Mike Maloney, London Community News
He has no more tears left to cry – they have been replaced by a void and the pain that comes with memories that will be etched in his mind forever.
“I see this truck coming so rapidly and all of a sudden, I lock eyes with the driver and it’s as if my body escaped me. I hung onto that driver’s eyes and my mind locked for that moment in time.”
Those were the words of Juan Jose Ariza, recounting through an interpreter, the details of the horrific crash on Feb. 6 in Hampstead.
That crash claimed the lives of 10 other migrant workers from Peru and the truck driver, Christopher Fulton of London. It has left the three remaining survivors, Ariza, Javier Aldo Medina and Edgar Sulla-Puma — who still remains in a coma in a Hamilton hospital — changed forever.
“I remember the sound of those brakes and hitting our truck,” said Ariza.
“The next thing I remember is just keeping my eyes open, not being able to move in the van and calling out Javier’s name over and over again,” he said, as he listened to his friend Javier, who kept saying, “They’re coming, they’re coming,” referring to the emergency services personnel who soon arrived on scene.
It was only their third day in Canada and the first on the job for the two who had travelled to the country seeking a better life and to be able to support their families back home in Peru.
“Javier and I were so happy,” explained Ariza.
He said they would laugh at everything that day including the words of a co-worker named Enrique, who jokingly wondered how happy and excited they would be after working all day with 70,000 or so chicks running around the poultry farm they were working at.
It was after 5 p.m. when they got back in the van for the trip home. With most of the other workers quickly falling to sleep after a long day of work, the two newcomers found themselves enthralled as they took in the sights of their new surroundings.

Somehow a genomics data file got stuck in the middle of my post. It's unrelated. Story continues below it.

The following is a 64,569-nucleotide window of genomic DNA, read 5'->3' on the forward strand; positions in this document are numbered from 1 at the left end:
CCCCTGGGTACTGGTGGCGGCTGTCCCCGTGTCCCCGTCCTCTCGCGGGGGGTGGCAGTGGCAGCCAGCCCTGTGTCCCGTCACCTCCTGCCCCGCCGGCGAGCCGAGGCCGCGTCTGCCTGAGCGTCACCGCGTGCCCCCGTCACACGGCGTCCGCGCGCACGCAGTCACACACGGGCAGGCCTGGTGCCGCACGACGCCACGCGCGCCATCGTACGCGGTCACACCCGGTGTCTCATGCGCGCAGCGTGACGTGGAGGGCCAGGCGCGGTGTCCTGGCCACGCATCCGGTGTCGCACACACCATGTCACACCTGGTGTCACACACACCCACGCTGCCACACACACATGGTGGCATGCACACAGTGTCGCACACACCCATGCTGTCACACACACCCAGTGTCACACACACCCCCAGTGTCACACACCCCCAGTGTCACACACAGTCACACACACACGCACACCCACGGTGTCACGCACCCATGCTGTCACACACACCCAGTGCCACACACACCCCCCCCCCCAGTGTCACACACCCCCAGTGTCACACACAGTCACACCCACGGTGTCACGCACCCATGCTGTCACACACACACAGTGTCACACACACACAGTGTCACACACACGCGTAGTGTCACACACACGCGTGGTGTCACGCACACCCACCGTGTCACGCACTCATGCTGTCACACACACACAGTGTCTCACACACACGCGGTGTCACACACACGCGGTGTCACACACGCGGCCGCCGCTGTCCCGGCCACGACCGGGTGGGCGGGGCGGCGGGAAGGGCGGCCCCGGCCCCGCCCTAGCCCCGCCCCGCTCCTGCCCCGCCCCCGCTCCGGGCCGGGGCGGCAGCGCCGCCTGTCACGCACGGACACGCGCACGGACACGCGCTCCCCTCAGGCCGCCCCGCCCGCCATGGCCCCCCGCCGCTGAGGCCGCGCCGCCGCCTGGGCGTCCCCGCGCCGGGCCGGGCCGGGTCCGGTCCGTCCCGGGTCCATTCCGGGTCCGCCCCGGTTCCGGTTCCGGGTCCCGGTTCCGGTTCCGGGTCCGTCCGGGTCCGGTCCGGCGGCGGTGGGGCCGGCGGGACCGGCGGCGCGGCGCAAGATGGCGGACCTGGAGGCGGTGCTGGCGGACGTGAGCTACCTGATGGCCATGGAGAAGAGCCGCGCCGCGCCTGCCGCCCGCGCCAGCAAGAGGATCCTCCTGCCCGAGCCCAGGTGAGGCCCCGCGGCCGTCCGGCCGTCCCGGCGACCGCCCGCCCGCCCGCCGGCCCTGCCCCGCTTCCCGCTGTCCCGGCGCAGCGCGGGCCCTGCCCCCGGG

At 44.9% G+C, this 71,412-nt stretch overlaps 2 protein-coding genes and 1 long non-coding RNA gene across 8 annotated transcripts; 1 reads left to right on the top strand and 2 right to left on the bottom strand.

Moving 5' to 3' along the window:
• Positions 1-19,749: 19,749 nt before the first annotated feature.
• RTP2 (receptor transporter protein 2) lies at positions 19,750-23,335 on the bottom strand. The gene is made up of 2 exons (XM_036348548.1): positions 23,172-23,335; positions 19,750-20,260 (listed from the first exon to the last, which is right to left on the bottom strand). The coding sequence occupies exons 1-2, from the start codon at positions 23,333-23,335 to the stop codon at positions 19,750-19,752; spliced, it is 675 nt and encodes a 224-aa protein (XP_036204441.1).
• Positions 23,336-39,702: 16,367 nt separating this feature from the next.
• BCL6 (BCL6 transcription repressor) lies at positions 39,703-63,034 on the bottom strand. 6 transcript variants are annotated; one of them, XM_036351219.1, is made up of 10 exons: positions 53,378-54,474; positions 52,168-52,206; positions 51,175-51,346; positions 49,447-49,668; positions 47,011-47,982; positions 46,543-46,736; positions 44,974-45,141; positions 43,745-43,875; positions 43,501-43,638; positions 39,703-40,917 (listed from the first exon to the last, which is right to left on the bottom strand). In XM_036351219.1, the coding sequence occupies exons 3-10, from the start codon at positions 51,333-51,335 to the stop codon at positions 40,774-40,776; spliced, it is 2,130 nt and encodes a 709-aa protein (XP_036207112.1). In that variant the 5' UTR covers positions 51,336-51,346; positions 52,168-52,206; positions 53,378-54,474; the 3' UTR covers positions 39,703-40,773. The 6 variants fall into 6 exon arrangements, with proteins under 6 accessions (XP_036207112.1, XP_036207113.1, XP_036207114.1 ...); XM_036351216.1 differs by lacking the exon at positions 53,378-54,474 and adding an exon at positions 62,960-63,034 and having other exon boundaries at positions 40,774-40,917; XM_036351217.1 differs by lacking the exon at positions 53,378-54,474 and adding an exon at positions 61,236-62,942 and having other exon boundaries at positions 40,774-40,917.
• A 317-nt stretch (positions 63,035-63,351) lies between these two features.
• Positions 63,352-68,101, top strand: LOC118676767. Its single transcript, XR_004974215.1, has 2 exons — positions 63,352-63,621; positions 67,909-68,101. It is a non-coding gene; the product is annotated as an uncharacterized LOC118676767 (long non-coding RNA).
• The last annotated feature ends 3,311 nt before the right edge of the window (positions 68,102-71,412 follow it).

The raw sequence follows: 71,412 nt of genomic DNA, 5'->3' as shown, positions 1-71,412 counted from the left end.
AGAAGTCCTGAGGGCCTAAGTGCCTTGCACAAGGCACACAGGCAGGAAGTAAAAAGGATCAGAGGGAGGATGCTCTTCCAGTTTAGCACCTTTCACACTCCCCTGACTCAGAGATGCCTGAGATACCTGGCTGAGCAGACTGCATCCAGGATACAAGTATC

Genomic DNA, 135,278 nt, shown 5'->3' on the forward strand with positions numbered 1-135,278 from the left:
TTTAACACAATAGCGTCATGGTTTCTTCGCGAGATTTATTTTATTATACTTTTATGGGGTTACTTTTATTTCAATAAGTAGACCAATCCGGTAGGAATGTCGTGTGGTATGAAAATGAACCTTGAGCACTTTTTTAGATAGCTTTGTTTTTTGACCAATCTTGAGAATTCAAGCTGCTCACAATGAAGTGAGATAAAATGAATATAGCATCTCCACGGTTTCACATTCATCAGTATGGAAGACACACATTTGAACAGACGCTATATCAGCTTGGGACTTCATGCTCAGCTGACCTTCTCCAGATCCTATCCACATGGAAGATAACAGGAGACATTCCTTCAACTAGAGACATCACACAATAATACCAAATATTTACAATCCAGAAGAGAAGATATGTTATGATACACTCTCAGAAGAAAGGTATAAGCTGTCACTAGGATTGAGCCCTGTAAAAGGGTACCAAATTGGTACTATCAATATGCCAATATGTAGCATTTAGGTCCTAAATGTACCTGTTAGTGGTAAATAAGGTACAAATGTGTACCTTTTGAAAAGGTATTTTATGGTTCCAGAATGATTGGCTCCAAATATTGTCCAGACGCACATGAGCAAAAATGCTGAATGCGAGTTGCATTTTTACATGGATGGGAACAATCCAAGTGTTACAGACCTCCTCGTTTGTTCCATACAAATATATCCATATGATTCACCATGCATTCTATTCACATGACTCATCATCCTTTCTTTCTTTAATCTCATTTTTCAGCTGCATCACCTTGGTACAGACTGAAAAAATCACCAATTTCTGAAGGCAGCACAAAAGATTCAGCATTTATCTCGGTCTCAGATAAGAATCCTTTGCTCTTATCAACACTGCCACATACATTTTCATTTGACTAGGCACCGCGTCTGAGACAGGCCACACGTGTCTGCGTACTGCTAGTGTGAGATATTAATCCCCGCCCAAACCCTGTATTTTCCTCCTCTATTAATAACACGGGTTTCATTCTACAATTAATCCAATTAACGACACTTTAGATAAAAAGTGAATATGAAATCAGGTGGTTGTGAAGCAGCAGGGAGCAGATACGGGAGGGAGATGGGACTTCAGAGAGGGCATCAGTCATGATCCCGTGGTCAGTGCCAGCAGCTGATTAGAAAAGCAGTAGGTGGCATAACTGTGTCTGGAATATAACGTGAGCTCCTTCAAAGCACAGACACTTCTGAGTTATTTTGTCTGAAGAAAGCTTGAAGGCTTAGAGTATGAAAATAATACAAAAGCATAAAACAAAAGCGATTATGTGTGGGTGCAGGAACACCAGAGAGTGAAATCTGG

Seated to the left of Ariza in the back of the van, Medina has his own recollections of the crash.
Choked up with emotion, he recalled how they were joking around, then all of a sudden saw the truck coming towards them. He wasn’t sure what the driver of their van was going to do — was he going to cross the street or go back.
“I see this big truck coming towards us and then a lot of smoke in the van,” said Medina through the interpreter.
Tears running down his face, he explained the scene following the collision.
Holding his head between his hands and weeping openly, Medina talks about a co-worker he refers to as Oscar, his face bloodied, laying in front of him on the ground.
“I remember him looking at me, looking like he was saying to me, ‘come and help me.’ I felt so defenseless.”
Not being able to do anything to help his fellow victims has left Medina wracked with guilt, something that he struggles with daily.
“It is something that I try and deal with everyday but I can’t, I just can’t.”
After the collision, a fund was set up by the United Food and Commercial Workers (UFCW) Canada called the Migrant Workers Family Support Fund.
Open to not just UFCW and labour movement members, the fund quickly grew with the support of many contributors, which also included companies, community groups and individuals, said UFCW Canada national president Wayne Hanley.
At Thursday’s press conference with Ariza and Medina, Hanley presented a cheque to both in the amount of approximately $15,000 from the in excess of $210,000 raised to date by the fund which is to be divided equally between the survivors and the families of the deceased.
Currently, the pair are still trying to recover from their injuries — physical and mental — at a nursing home in London. They know the battle ahead of them will be one that will be long and painful but both are determined to survive, not just for themselves, but for their families and the memory of their friends that died that day.
Both men are in the process of working with a lawyer to stay in Canada on humanitarian grounds.
With doctors still unable to say when, if ever, either of the two will be able to return to work, their future and that of their families back home in Peru will remain uncertain.